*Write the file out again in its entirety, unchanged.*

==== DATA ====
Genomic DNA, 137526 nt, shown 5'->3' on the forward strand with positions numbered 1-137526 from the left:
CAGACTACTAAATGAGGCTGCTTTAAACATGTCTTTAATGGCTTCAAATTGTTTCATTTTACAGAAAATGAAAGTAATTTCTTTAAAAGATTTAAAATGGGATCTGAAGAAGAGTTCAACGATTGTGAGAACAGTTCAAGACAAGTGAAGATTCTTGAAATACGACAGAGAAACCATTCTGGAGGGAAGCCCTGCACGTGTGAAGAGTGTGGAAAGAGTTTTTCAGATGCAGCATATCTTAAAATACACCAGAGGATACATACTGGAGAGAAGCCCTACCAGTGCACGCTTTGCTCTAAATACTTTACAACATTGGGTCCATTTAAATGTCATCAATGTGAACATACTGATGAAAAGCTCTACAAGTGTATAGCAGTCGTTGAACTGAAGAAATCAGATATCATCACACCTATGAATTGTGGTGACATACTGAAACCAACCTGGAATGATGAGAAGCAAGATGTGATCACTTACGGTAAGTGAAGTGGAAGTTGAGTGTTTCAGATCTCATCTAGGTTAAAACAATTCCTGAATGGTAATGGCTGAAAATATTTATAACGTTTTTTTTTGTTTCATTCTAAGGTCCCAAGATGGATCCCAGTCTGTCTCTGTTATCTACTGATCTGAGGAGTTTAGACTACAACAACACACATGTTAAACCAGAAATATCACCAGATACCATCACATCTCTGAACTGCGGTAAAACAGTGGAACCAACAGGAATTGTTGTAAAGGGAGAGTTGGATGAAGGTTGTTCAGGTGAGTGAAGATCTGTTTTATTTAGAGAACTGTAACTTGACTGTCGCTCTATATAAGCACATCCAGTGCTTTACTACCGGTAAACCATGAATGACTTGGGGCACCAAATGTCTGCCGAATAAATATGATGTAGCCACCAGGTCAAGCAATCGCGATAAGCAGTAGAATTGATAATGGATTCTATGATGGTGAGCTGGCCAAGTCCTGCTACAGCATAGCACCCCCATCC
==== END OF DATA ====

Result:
Genomic DNA, 137526 nt, shown 5'->3' on the forward strand with positions numbered 1-137526 from the left:
CAGACTACTAAATGAGGCTGCTTTAAACATGTCTTTAATGGCTTCAAATTGTTTCATTTTACAGAAAATGAAAGTAATTTCTTTAAAAGATTTAAAATGGGATCTGAAGAAGAGTTCAACGATTGTGAGAACAGTTCAAGACAAGTGAAGATTCTTGAAATACGACAGAGAAACCATTCTGGAGGGAAGCCCTGCACGTGTGAAGAGTGTGGAAAGAGTTTTTCAGATGCAGCATATCTTAAAATACACCAGAGGATACATACTGGAGAGAAGCCCTACCAGTGCACGCTTTGCTCTAAATACTTTACAACATTGGGTCCATTTAAATGTCATCAATGTGAACATACTGATGAAAAGCTCTACAAGTGTATAGCAGTCGTTGAACTGAAGAAATCAGATATCATCACACCTATGAATTGTGGTGACATACTGAAACCAACCTGGAATGATGAGAAGCAAGATGTGATCACTTACGGTAAGTGAAGTGGAAGTTGAGTGTTTCAGATCTCATCTAGGTTAAAACAATTCCTGAATGGTAATGGCTGAAAATATTTATAACGTTTTTTTTTGTTTCATTCTAAGGTCCCAAGATGGATCCCAGTCTGTCTCTGTTATCTACTGATCTGAGGAGTTTAGACTACAACAACACACATGTTAAACCAGAAATATCACCAGATACCATCACATCTCTGAACTGCGGTAAAACAGTGGAACCAACAGGAATTGTTGTAAAGGGAGAGTTGGATGAAGGTTGTTCAGGTGAGTGAAGATCTGTTTTATTTAGAGAACTGTAACTTGACTGTCGCTCTATATAAGCACATCCAGTGCTTTACTACCGGTAAACCATGAATGACTTGGGGCACCAAATGTCTGCCGAATAAATATGATGTAGCCACCAGGTCAAGCAATCGCGATAAGCAGTAGAATTGATAATGGATTCTATGATGGTGAGCTGGCCAAGTCCTGCTACAGCATAGCACCCCCATCC